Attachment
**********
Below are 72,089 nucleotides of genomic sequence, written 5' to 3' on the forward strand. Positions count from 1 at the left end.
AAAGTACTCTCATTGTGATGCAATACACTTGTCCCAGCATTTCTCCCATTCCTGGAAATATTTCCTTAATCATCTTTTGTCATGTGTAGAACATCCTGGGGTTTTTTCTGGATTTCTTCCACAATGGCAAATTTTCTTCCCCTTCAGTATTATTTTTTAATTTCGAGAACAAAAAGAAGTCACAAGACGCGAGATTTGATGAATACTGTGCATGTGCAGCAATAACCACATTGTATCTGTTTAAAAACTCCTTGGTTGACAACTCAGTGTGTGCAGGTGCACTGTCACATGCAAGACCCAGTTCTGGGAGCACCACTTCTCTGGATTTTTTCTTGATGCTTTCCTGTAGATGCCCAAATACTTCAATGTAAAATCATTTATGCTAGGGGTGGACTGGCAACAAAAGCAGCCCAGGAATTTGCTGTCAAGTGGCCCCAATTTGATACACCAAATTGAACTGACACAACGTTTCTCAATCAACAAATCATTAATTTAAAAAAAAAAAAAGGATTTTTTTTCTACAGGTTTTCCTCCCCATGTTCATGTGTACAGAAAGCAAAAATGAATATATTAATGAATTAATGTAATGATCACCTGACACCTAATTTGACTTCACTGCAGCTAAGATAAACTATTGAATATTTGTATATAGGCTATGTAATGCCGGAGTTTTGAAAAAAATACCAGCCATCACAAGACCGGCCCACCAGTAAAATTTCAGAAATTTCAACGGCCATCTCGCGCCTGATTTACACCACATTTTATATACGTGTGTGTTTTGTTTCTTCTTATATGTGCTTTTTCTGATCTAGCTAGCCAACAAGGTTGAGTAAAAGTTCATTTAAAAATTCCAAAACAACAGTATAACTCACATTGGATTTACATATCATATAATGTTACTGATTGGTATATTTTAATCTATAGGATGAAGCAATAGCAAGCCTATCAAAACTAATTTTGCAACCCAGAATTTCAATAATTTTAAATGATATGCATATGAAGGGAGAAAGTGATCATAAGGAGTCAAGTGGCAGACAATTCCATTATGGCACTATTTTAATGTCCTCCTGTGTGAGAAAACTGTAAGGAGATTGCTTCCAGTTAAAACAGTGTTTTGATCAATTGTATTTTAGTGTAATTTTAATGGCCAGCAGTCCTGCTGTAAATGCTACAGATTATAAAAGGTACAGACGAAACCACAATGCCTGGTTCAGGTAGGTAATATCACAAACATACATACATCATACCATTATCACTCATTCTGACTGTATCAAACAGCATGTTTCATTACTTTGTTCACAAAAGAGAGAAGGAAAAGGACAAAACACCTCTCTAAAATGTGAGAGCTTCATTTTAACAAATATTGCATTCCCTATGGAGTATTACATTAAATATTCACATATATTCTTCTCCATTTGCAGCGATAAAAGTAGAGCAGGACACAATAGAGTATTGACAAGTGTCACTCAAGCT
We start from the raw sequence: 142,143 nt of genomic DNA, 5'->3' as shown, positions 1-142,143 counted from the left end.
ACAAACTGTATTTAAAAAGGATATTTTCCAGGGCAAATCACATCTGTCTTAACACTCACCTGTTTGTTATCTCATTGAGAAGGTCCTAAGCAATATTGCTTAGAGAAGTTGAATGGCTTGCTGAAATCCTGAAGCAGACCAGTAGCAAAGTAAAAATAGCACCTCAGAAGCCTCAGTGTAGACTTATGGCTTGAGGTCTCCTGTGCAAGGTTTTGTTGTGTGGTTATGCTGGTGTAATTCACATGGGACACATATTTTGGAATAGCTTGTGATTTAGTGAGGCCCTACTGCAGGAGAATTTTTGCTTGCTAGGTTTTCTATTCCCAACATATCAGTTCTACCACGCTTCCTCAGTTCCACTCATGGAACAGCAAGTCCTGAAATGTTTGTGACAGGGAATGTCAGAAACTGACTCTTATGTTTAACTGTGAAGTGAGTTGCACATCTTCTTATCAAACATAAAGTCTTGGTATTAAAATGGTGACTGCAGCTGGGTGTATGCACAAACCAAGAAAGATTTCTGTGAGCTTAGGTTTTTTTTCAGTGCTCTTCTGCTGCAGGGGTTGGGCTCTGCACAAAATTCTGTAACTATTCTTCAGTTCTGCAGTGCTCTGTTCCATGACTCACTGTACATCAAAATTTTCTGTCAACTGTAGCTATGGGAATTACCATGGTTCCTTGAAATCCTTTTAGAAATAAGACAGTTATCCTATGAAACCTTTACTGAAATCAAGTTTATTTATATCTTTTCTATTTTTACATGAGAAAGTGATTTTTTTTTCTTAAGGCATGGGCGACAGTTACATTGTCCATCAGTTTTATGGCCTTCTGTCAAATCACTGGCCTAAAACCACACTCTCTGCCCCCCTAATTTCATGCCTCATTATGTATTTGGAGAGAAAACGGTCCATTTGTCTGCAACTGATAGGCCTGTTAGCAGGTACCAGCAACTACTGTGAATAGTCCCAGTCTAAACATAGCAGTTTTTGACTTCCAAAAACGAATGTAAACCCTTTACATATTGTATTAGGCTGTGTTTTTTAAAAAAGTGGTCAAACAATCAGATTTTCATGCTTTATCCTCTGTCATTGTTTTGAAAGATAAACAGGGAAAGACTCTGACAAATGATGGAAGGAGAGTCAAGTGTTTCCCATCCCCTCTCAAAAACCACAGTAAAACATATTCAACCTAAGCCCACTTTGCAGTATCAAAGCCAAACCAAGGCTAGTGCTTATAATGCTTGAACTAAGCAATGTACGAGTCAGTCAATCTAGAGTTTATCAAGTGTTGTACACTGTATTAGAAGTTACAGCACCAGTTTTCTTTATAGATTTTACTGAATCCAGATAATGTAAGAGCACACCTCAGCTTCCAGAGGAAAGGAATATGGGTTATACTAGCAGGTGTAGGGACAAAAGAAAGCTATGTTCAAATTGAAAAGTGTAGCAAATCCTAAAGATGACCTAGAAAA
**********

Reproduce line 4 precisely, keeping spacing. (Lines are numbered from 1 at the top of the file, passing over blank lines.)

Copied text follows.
ACAAACTGTATTTAAAAAGGATATTTTCCAGGGCAAATCACATCTGTCTTAACACTCACCTGTTTGTTATCTCATTGAGAAGGTCCTAAGCAATATTGCTTAGAGAAGTTGAATGGCTTGCTGAAATCCTGAAGCAGACCAGTAGCAAAGTAAAAATAGCACCTCAGAAGCCTCAGTGTAGACTTATGGCTTGAGGTCTCCTGTGCAAGGTTTTGTTGTGTGGTTATGCTGGTGTAATTCACATGGGACACATATTTTGGAATAGCTTGTGATTTAGTGAGGCCCTACTGCAGGAGAATTTTTGCTTGCTAGGTTTTCTATTCCCAACATATCAGTTCTACCACGCTTCCTCAGTTCCACTCATGGAACAGCAAGTCCTGAAATGTTTGTGACAGGGAATGTCAGAAACTGACTCTTATGTTTAACTGTGAAGTGAGTTGCACATCTTCTTATCAAACATAAAGTCTTGGTATTAAAATGGTGACTGCAGCTGGGTGTATGCACAAACCAAGAAAGATTTCTGTGAGCTTAGGTTTTTTTTCAGTGCTCTTCTGCTGCAGGGGTTGGGCTCTGCACAAAATTCTGTAACTATTCTTCAGTTCTGCAGTGCTCTGTTCCATGACTCACTGTACATCAAAATTTTCTGTCAACTGTAGCTATGGGAATTACCATGGTTCCTTGAAATCCTTTTAGAAATAAGACAGTTATCCTATGAAACCTTTACTGAAATCAAGTTTATTTATATCTTTTCTATTTTTACATGAGAAAGTGATTTTTTTTTCTTAAGGCATGGGCGACAGTTACATTGTCCATCAGTTTTATGGCCTTCTGTCAAATCACTGGCCTAAAACCACACTCTCTGCCCCCCTAATTTCATGCCTCATTATGTATTTGGAGAGAAAACGGTCCATTTGTCTGCAACTGATAGGCCTGTTAGCAGGTACCAGCAACTACTGTGAATAGTCCCAGTCTAAACATAGCAGTTTTTGACTTCCAAAAACGAATGTAAACCCTTTACATATTGTATTAGGCTGTGTTTTTTAAAAAAGTGGTCAAACAATCAGATTTTCATGCTTTATCCTCTGTCATTGTTTTGAAAGATAAACAGGGAAAGACTCTGACAAATGATGGAAGGAGAGTCAAGTGTTTCCCATCCCCTCTCAAAAACCACAGTAAAACATATTCAACCTAAGCCCACTTTGCAGTATCAAAGCCAAACCAAGGCTAGTGCTTATAATGCTTGAACTAAGCAATGTACGAGTCAGTCAATCTAGAGTTTATCAAGTGTTGTACACTGTATTAGAAGTTACAGCACCAGTTTTCTTTATAGATTTTACTGAATCCAGATAATGTAAGAGCACACCTCAGCTTCCAGAGGAAAGGAATATGGGTTATACTAGCAGGTGTAGGGACAAAAGAAAGCTATGTTCAAATTGAAAAGTGTAGCAAATCCTAAAGATGACCTAGAAAA